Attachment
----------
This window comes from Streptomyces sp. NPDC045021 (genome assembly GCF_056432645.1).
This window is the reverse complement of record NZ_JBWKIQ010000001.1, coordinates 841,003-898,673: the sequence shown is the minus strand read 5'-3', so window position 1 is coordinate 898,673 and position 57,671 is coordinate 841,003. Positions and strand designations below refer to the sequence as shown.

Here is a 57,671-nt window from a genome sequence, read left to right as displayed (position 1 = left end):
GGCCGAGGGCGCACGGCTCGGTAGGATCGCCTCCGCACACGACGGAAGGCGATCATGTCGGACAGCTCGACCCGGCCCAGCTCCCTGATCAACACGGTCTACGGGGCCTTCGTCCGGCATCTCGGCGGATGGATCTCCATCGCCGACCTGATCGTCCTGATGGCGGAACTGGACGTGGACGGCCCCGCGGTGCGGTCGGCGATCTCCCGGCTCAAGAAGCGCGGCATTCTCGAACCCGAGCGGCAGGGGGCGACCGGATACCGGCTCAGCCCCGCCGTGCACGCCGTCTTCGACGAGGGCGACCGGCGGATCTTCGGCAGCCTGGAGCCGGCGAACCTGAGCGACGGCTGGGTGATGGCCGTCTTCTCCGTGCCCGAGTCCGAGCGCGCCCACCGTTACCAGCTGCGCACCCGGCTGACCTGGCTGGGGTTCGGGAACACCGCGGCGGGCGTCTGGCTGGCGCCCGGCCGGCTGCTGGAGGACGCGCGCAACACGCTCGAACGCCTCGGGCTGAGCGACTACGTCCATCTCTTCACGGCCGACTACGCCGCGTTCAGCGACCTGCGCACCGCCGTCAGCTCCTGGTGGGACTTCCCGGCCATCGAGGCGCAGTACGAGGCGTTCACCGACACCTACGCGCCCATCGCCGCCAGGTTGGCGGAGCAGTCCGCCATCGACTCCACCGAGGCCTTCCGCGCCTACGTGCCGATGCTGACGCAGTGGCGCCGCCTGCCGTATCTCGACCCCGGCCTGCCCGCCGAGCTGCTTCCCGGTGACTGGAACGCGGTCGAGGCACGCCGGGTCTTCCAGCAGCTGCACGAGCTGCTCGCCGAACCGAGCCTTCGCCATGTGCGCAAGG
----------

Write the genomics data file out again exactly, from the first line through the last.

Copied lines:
This window comes from Streptomyces sp. NPDC045021 (genome assembly GCF_056432645.1).
This window is the reverse complement of record NZ_JBWKIQ010000001.1, coordinates 841,003-898,673: the sequence shown is the minus strand read 5'-3', so window position 1 is coordinate 898,673 and position 57,671 is coordinate 841,003. Positions and strand designations below refer to the sequence as shown.

Here is a 57,671-nt window from a genome sequence, read left to right as displayed (position 1 = left end):
GGCCGAGGGCGCACGGCTCGGTAGGATCGCCTCCGCACACGACGGAAGGCGATCATGTCGGACAGCTCGACCCGGCCCAGCTCCCTGATCAACACGGTCTACGGGGCCTTCGTCCGGCATCTCGGCGGATGGATCTCCATCGCCGACCTGATCGTCCTGATGGCGGAACTGGACGTGGACGGCCCCGCGGTGCGGTCGGCGATCTCCCGGCTCAAGAAGCGCGGCATTCTCGAACCCGAGCGGCAGGGGGCGACCGGATACCGGCTCAGCCCCGCCGTGCACGCCGTCTTCGACGAGGGCGACCGGCGGATCTTCGGCAGCCTGGAGCCGGCGAACCTGAGCGACGGCTGGGTGATGGCCGTCTTCTCCGTGCCCGAGTCCGAGCGCGCCCACCGTTACCAGCTGCGCACCCGGCTGACCTGGCTGGGGTTCGGGAACACCGCGGCGGGCGTCTGGCTGGCGCCCGGCCGGCTGCTGGAGGACGCGCGCAACACGCTCGAACGCCTCGGGCTGAGCGACTACGTCCATCTCTTCACGGCCGACTACGCCGCGTTCAGCGACCTGCGCACCGCCGTCAGCTCCTGGTGGGACTTCCCGGCCATCGAGGCGCAGTACGAGGCGTTCACCGACACCTACGCGCCCATCGCCGCCAGGTTGGCGGAGCAGTCCGCCATCGACTCCACCGAGGCCTTCCGCGCCTACGTGCCGATGCTGACGCAGTGGCGCCGCCTGCCGTATCTCGACCCCGGCCTGCCCGCCGAGCTGCTTCCCGGTGACTGGAACGCGGTCGAGGCACGCCGGGTCTTCCAGCAGCTGCACGAGCTGCTCGCCGAACCGAGCCTTCGCCATGTGCGCAAGG